Those who are familiar with the neighborhoods can feel the anger and desperation of the people. But they also feel the resignation, the adjustment to the fact that almost every family is connected to a gang and to the losses experienced by almost every family. This was already happening long before the coronavirus crisis, which, in turn, particularly affects the poor in the United States.

As in the rest of the country, Black and Latino people in Chicago are contracting COVID-19 at a higher rate than white people, with rising unemployment rates also due to the pandemic. This leads to an increase in violence. And as it does every year, the city’s murder rate rises during the summer months. When it is cold and rainy, fewer people are on the streets. So simple, so cynical. COVID-19 is intensifying all of this.

This year, Chicago could face a particularly deadly year. Apart from the coronavirus crisis, which is making life in the poor neighborhoods even tougher, the anger about George Floyd’s death has made the tense relationship between the citizens and the police even worse.

Police as the Enemy

There are two groups which are hostile to each other. The police union is strong, protects its officers, and is defensive about reform. After the 16 police gunshots that killed Laquan McDonald in 2014, the Justice Department made public a report about the police and called for reform. It was an extremely slow process, despite the presence of African American Mayor Lori Lightfoot. The Democratic mayor was elected in 2019, and she promised, among other things, to change the city structure. After Floyd’s death, Lightfoot admitted that the status quo with regard to police was not sufficient to address the issue of police violence. She doesn’t want to disband the police, which is what a lot of people promoting the hashtag #defundthepolice are calling for. But Lightfoot is set on reforming the police department and taking on resistance from the union if necessary. One idea is a 911 number that would summon not only the police but also a social worker.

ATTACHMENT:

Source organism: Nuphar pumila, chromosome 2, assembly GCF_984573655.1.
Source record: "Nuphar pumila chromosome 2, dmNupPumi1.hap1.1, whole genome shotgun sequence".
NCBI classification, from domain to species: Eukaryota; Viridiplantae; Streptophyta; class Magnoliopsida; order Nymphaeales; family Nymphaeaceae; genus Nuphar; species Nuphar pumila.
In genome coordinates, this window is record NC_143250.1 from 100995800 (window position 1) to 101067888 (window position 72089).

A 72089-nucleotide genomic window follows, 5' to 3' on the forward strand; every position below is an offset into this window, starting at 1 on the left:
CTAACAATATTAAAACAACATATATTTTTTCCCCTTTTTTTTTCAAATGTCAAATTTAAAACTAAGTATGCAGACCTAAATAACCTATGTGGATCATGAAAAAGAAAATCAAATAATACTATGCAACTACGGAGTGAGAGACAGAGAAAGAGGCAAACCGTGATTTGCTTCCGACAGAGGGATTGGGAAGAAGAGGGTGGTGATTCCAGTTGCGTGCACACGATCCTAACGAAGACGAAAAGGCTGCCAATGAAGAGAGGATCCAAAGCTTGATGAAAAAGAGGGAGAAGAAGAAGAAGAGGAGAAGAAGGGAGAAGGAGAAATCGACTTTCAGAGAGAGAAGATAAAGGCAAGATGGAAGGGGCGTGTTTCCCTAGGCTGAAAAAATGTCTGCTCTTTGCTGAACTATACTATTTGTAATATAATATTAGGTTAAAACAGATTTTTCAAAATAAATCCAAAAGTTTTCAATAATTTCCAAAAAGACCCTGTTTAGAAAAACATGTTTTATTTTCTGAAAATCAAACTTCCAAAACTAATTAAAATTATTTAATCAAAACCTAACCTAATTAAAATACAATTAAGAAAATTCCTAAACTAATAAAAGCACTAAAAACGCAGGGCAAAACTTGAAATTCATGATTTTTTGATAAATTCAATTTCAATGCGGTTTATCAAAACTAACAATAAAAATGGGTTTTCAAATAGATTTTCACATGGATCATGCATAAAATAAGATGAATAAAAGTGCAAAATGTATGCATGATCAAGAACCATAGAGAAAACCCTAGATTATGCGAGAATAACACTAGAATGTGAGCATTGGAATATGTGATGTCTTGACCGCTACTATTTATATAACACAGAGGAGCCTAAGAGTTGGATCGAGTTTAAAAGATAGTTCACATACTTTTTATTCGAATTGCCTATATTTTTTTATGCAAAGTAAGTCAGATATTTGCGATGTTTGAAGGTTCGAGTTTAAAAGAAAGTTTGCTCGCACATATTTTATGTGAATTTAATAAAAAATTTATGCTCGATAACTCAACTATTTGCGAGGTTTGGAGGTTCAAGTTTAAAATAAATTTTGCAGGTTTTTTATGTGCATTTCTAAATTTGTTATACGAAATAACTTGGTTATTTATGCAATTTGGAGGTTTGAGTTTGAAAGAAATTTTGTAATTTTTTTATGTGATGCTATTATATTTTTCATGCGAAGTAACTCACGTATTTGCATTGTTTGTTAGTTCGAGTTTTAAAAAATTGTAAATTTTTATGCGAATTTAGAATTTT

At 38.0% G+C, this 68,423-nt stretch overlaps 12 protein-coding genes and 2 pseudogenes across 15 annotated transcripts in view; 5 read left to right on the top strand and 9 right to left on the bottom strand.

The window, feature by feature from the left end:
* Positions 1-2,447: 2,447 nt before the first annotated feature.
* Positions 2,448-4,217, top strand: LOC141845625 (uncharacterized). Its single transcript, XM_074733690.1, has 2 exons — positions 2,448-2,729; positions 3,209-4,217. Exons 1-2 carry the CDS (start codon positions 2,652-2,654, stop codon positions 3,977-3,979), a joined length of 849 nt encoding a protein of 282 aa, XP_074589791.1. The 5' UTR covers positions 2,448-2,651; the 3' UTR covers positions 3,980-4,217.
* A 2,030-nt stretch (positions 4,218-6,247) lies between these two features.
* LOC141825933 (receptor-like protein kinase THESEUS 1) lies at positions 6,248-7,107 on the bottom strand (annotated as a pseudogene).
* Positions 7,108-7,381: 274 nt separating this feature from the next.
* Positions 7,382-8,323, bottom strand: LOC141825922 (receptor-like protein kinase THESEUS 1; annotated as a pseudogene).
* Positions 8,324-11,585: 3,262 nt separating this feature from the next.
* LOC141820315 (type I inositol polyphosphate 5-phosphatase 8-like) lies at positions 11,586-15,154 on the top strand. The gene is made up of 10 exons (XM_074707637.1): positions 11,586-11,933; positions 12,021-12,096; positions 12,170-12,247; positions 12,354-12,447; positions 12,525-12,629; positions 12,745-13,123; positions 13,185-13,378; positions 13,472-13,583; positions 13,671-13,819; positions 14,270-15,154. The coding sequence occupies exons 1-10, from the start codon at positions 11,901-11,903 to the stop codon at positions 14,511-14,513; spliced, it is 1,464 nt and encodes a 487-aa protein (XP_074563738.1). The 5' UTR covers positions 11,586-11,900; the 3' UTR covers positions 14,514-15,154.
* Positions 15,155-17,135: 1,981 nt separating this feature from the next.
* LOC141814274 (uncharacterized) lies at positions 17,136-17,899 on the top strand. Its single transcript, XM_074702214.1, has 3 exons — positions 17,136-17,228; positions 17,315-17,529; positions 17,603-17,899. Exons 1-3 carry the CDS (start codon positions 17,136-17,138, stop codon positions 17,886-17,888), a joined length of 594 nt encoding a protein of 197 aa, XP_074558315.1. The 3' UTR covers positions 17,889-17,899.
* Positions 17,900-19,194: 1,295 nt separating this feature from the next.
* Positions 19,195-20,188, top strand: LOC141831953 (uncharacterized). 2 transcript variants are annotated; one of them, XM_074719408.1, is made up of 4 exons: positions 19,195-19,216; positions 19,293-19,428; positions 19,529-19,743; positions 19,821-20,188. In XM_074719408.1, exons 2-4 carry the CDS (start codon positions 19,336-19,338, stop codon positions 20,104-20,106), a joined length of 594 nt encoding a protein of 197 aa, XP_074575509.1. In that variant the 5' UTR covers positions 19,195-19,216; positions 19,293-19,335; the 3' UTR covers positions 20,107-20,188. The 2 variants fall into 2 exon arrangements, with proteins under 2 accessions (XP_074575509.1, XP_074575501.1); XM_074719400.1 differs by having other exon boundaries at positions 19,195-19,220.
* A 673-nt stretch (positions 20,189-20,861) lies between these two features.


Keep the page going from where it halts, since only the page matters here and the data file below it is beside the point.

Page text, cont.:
But all of that is going to take time. The distrust of the people in Englewood and many other neighborhoods is not simply going to vanish. Too many bad experiences and reoccurring acts of racist police violence have turned officers into enemies. Both sides will have to learn to approach one another again. Chicago is an example of the myriad obstacles to such a process and the length of time it takes to reform.

To put an end to the escalating violence, Trump’s plan to simply deploy federal agents from Washington to reestablish law and order is not sufficient. Those images might be help the president’s reelection campaign, which may precisely be his motivation. It doesn’t help the people of Chicago. Lightfoot has already announced that under no circumstances will she allow federal agents into her city.

What would help the people of Chicago? Long-term structural changes: equal opportunities for education, sufficient social security, good medical care, police reform and, lastly, citizens who are willing to venture past 35th Street further south into the city in order to overcome this invisible boundary. In short, all the things Trump certainly doesn’t want.

About this publication


About Lasse Christiansen 19 Articles
I am a translator and localization specialist who loves to work with languages and communication in all shapes and forms. I lived in Canada for several years and recently returned to my home country Germany. During my time abroad I was fortunate to have worked with several exciting, globally acting companies from different industries. I am passionate about what I do and am always looking for opportunities to expand my expertise.